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Posts tagged "David Browder"

Individualism, Community, and Kafka

Individualism, Community, and Kafka

This post, first published on our site in 2008, remains a timely critique that cuts straight to the heart! Written by David Browder:

If one is to enter any sort of seminary situation or spend time in any form of Christian subculture, that person will encounter two things. They are two sides of the same coin. One is “community” and the other is Western individualism. The first (one is told) is good, and the second is bad. I have been doing some thinking on both and would like to publicly “air” out what I have come up with. Perhaps the reader…

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Hopelessly Devoted: Genesis Chapter Thirty Three Verses Twenty Four Through Twenty Eight

This morning’s devotion comes to us from the Rev. David Browder. 

Then Jacob was left alone, and a man wrestled with him until daybreak. And when he saw that he had not prevailed against him, he touched the socket of his thigh; so the socket of Jacob’s thigh was dislocated while he wrestled with him. Then he said, “Let me go, for the dawn is breaking.” But he said, “I will not let you go unless you bless me.” So he said to him, “What is your name?” And he said, “Jacob.” And he said, “Your name shall no longer be Jacob, but Israel; for you have striven with God and with men and have prevailed.” (Genesis 32:24-28, NRSV)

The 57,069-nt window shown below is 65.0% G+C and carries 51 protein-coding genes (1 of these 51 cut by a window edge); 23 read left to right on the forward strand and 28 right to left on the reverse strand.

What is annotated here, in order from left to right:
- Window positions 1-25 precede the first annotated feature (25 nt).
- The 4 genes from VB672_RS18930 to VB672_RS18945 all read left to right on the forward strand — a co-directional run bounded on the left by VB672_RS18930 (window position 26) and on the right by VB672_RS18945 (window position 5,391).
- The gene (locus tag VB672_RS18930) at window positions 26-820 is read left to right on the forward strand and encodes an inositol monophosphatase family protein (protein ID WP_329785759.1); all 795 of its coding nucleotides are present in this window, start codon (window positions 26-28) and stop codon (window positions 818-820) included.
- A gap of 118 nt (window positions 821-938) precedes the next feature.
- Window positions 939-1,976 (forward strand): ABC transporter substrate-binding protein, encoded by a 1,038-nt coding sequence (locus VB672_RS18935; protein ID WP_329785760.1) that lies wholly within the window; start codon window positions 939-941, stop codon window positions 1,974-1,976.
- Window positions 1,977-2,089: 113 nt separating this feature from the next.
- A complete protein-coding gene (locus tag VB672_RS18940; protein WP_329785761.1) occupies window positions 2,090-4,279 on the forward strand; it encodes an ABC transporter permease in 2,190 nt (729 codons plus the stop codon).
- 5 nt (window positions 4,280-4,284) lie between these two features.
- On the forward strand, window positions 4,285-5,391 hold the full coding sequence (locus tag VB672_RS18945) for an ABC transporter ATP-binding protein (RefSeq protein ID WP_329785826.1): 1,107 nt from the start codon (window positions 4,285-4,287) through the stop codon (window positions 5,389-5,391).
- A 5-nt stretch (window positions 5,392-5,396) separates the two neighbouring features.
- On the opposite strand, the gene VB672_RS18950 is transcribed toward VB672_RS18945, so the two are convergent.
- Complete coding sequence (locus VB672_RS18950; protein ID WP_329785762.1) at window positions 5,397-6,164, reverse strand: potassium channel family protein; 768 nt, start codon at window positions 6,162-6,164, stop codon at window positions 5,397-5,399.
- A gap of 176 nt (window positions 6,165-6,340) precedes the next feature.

Although swooning on my part is a rarity, U2 is a band I like very much. In their song “Bullet the Blue Sky,” Bono sings, “Jacob wrestled the angel; and the angel was overcome.” Bono then folds the famous story of Jacob wrestling the angel into the midst of a song about unjust violence and hypocrisy. Military force in El Salvador is mentioned, as is 1980s televangelism.

R-1311927-1253218044.jpegWith all the flux and panic of humanity, what does it mean for Bono that Jacob overcomes the mysterious man with whom he is wrestling? As dour as Bono’s prognosis is, Jacob’s is no better. Jacob is sure that his sly chicanery has brought him a just and violent death, courtesy of his brother Esau. As you might remember, Jacob had stolen Esau’s birthright by a despicable deception, and Esau is now on the way to meet him face-to-face. Jacob is backed into a corner, Beethoven’s Moonlight Sonata playing in the background, with no one to blame but himself.